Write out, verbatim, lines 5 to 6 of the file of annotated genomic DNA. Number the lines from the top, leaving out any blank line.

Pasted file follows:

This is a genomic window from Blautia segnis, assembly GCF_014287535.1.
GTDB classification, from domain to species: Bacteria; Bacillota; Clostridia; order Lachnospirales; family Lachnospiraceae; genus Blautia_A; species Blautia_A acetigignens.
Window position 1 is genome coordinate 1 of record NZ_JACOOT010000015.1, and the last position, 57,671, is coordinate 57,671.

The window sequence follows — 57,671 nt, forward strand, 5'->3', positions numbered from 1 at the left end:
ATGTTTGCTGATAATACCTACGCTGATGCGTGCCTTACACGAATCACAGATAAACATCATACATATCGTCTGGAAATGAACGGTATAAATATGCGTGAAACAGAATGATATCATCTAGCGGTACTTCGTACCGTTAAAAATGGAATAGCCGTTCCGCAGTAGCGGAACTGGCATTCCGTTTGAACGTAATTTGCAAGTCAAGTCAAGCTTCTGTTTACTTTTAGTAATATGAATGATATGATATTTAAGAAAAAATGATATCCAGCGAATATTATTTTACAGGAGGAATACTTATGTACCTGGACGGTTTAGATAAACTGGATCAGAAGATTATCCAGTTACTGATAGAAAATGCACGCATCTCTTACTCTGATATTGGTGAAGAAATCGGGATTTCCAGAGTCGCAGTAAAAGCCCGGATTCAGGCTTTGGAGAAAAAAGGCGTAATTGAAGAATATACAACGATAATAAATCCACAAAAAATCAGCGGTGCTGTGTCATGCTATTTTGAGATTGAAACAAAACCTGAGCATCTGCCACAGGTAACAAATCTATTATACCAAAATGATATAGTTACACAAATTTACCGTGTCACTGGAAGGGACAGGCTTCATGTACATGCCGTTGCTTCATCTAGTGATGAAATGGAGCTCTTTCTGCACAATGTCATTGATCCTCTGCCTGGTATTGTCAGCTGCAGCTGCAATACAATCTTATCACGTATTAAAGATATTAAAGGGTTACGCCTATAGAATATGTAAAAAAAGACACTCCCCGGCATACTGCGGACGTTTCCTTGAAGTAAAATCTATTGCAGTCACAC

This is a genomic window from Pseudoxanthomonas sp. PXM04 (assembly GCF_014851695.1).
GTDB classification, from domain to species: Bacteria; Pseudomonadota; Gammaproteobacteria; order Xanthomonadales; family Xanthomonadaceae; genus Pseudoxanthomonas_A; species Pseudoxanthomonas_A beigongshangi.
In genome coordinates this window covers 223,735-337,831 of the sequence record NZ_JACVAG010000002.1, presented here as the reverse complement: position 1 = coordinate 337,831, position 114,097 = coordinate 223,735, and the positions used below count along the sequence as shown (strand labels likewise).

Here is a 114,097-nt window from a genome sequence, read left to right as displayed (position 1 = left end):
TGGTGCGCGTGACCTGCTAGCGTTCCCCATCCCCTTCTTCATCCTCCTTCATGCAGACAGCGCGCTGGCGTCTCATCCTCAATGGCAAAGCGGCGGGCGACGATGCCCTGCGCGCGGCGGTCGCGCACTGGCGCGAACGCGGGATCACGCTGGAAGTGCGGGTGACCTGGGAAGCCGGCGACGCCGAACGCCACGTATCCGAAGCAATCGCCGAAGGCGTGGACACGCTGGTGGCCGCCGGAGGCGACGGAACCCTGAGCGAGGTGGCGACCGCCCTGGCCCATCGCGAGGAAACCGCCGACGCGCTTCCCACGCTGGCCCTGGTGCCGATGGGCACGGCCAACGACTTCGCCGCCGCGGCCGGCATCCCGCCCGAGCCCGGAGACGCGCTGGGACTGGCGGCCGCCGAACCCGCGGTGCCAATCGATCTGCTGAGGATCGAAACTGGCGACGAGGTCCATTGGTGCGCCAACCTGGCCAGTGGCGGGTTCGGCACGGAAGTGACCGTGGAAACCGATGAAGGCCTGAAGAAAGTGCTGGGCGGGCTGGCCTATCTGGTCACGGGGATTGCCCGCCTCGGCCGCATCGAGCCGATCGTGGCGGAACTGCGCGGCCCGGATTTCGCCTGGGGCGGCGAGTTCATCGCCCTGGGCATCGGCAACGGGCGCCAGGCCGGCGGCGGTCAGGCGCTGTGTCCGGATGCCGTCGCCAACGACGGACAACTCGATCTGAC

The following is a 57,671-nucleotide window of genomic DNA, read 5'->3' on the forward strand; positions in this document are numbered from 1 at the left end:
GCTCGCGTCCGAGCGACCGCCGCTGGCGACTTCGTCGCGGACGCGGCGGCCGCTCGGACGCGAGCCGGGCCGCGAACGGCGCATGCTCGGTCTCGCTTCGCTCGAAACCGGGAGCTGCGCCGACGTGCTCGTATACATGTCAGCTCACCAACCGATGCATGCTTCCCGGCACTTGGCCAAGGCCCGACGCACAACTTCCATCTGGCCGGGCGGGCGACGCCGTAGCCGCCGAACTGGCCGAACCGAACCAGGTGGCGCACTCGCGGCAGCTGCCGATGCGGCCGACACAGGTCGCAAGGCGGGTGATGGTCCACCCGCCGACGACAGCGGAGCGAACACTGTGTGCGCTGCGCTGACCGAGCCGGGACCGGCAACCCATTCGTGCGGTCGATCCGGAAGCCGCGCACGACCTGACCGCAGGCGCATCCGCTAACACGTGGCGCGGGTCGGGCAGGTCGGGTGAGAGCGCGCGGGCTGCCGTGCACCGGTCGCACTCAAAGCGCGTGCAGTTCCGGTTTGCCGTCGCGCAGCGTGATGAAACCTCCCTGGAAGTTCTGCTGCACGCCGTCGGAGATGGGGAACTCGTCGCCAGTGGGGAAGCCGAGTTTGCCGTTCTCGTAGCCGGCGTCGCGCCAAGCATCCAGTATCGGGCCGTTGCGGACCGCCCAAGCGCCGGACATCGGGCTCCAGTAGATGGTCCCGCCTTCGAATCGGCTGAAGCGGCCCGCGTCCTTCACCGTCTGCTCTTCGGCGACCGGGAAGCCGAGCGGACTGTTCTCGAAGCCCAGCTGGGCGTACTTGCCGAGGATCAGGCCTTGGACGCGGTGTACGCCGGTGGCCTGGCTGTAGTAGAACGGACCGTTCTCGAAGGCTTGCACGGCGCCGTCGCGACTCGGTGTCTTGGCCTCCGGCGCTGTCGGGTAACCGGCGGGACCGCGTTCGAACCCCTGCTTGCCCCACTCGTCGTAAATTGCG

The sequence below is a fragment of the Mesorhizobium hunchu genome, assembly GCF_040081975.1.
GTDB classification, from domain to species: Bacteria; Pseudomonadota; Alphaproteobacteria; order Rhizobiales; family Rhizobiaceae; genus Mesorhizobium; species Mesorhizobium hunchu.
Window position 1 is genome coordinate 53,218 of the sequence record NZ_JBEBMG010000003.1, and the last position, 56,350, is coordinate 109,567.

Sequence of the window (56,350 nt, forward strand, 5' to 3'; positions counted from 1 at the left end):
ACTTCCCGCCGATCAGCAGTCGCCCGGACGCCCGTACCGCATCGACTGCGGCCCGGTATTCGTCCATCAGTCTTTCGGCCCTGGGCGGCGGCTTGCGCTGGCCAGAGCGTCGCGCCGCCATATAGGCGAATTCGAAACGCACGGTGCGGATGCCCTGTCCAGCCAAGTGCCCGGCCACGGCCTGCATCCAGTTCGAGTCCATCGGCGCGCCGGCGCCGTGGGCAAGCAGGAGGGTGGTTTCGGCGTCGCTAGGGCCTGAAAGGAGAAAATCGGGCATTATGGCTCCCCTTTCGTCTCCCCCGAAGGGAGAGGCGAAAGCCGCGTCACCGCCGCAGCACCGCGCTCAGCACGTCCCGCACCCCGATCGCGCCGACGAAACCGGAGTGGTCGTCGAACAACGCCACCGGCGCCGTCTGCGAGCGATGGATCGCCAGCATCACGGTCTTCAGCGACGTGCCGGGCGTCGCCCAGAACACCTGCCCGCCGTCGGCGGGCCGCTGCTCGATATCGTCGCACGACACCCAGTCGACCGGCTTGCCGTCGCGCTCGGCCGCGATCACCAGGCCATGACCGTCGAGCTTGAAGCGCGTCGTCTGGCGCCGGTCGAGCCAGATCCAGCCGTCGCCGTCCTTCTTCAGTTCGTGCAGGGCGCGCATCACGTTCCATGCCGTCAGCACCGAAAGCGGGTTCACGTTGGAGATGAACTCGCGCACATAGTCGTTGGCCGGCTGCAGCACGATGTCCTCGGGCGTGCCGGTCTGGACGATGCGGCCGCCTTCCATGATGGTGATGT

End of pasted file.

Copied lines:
ATGTTTGCTGATAATACCTACGCTGATGCGTGCCTTACACGAATCACAGATAAACATCATACATATCGTCTGGAAATGAACGGTATAAATATGCGTGAAACAGAATGATATCATCTAGCGGTACTTCGTACCGTTAAAAATGGAATAGCCGTTCCGCAGTAGCGGAACTGGCATTCCGTTTGAACGTAATTTGCAAGTCAAGTCAAGCTTCTGTTTACTTTTAGTAATATGAATGATATGATATTTAAGAAAAAATGATATCCAGCGAATATTATTTTACAGGAGGAATACTTATGTACCTGGACGGTTTAGATAAACTGGATCAGAAGATTATCCAGTTACTGATAGAAAATGCACGCATCTCTTACTCTGATATTGGTGAAGAAATCGGGATTTCCAGAGTCGCAGTAAAAGCCCGGATTCAGGCTTTGGAGAAAAAAGGCGTAATTGAAGAATATACAACGATAATAAATCCACAAAAAATCAGCGGTGCTGTGTCATGCTATTTTGAGATTGAAACAAAACCTGAGCATCTGCCACAGGTAACAAATCTATTATACCAAAATGATATAGTTACACAAATTTACCGTGTCACTGGAAGGGACAGGCTTCATGTACATGCCGTTGCTTCATCTAGTGATGAAATGGAGCTCTTTCTGCACAATGTCATTGATCCTCTGCCTGGTATTGTCAGCTGCAGCTGCAATACAATCTTATCACGTATTAAAGATATTAAAGGGTTACGCCTATAGAATATGTAAAAAAAGACACTCCCCGGCATACTGCGGACGTTTCCTTGAAGTAAAATCTATTGCAGTCACAC

This is a genomic window from Pseudoxanthomonas sp. PXM04 (assembly GCF_014851695.1).